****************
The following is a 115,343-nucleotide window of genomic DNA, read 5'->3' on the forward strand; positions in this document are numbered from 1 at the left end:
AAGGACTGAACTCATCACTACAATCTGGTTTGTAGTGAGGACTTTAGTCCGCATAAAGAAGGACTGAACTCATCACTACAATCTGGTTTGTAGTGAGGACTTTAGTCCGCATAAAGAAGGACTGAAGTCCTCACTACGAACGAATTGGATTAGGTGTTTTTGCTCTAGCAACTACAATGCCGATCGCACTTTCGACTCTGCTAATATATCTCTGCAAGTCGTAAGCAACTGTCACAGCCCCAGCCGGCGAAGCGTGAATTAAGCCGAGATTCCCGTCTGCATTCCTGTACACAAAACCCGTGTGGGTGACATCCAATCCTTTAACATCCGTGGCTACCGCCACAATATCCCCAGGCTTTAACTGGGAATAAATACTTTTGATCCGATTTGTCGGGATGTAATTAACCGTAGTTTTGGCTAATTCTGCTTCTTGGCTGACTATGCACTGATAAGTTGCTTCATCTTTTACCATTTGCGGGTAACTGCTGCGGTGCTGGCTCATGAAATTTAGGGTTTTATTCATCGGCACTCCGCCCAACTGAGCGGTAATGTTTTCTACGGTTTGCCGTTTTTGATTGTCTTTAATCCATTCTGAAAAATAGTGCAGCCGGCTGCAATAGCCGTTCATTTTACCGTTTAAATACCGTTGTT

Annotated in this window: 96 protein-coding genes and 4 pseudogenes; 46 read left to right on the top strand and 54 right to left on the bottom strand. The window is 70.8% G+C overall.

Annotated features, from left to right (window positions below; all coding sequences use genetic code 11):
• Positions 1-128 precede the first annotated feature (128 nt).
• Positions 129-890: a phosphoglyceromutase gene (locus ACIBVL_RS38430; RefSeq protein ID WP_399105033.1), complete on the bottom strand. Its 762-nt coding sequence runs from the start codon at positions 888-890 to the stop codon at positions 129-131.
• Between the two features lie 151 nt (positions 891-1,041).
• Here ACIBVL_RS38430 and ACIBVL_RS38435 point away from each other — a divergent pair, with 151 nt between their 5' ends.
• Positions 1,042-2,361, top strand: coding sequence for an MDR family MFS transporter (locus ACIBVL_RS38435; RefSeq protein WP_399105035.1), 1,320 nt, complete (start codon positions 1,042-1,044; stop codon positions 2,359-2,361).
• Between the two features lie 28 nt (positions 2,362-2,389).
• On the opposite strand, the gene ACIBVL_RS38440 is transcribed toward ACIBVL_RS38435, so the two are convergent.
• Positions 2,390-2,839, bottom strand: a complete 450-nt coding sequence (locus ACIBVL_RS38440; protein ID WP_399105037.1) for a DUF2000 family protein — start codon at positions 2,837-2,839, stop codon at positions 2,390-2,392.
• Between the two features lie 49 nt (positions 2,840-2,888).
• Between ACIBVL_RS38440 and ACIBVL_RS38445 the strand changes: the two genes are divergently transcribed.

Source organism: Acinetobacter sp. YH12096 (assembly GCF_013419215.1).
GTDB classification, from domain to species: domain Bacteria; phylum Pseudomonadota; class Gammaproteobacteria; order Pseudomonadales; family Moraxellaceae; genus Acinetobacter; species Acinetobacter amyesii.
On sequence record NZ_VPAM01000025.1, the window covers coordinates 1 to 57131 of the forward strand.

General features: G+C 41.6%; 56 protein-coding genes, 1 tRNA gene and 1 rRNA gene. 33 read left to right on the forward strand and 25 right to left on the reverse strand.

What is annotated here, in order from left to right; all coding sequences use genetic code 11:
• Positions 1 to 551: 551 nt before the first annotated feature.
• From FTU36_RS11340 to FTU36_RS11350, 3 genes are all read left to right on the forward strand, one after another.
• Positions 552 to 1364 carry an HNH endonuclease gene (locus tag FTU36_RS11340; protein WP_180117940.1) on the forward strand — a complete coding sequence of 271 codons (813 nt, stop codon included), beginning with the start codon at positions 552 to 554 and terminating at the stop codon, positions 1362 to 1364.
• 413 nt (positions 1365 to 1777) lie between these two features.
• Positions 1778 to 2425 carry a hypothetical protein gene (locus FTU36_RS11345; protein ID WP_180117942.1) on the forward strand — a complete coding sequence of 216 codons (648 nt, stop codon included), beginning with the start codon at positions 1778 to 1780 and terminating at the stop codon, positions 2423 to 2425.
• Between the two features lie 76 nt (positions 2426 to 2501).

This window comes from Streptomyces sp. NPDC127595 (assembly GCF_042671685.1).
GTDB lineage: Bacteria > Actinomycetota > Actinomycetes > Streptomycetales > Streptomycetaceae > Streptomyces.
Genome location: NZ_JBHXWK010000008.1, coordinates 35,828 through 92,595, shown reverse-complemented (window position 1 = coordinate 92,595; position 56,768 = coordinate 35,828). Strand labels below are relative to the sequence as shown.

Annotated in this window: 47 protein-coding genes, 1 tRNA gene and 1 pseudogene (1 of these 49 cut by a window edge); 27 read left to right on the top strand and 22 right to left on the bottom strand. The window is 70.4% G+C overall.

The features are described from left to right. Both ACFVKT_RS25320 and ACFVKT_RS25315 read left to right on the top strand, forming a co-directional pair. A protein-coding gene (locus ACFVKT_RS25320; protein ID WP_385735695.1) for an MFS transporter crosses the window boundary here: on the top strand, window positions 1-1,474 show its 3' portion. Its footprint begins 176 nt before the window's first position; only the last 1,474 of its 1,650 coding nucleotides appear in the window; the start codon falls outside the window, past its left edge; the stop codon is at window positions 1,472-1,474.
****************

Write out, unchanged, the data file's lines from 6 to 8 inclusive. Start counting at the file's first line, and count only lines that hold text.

• Positions 129-890: a phosphoglyceromutase gene (locus ACIBVL_RS38430; RefSeq protein ID WP_399105033.1), complete on the bottom strand. Its 762-nt coding sequence runs from the start codon at positions 888-890 to the stop codon at positions 129-131.
• Between the two features lie 151 nt (positions 891-1,041).
• Here ACIBVL_RS38430 and ACIBVL_RS38435 point away from each other — a divergent pair, with 151 nt between their 5' ends.